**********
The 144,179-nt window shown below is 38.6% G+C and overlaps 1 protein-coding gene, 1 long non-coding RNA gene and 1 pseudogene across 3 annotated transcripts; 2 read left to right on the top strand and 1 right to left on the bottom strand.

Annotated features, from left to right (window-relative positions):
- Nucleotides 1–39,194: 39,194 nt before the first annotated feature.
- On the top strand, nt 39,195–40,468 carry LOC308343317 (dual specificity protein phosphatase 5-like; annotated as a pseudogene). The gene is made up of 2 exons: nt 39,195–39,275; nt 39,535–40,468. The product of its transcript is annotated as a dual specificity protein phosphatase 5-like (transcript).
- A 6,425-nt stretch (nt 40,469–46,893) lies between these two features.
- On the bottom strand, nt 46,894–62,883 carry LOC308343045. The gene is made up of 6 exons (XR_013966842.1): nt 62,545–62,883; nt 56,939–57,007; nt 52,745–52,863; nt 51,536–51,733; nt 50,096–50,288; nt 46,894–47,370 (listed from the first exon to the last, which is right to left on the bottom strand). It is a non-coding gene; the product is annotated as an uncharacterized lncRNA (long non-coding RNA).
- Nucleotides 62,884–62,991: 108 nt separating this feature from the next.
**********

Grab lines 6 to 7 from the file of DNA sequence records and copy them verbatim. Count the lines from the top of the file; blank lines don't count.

- On the bottom strand, nt 46,894–62,883 carry LOC308343045. The gene is made up of 6 exons (XR_013966842.1): nt 62,545–62,883; nt 56,939–57,007; nt 52,745–52,863; nt 51,536–51,733; nt 50,096–50,288; nt 46,894–47,370 (listed from the first exon to the last, which is right to left on the bottom strand). It is a non-coding gene; the product is annotated as an uncharacterized lncRNA (long non-coding RNA).
- Nucleotides 62,884–62,991: 108 nt separating this feature from the next.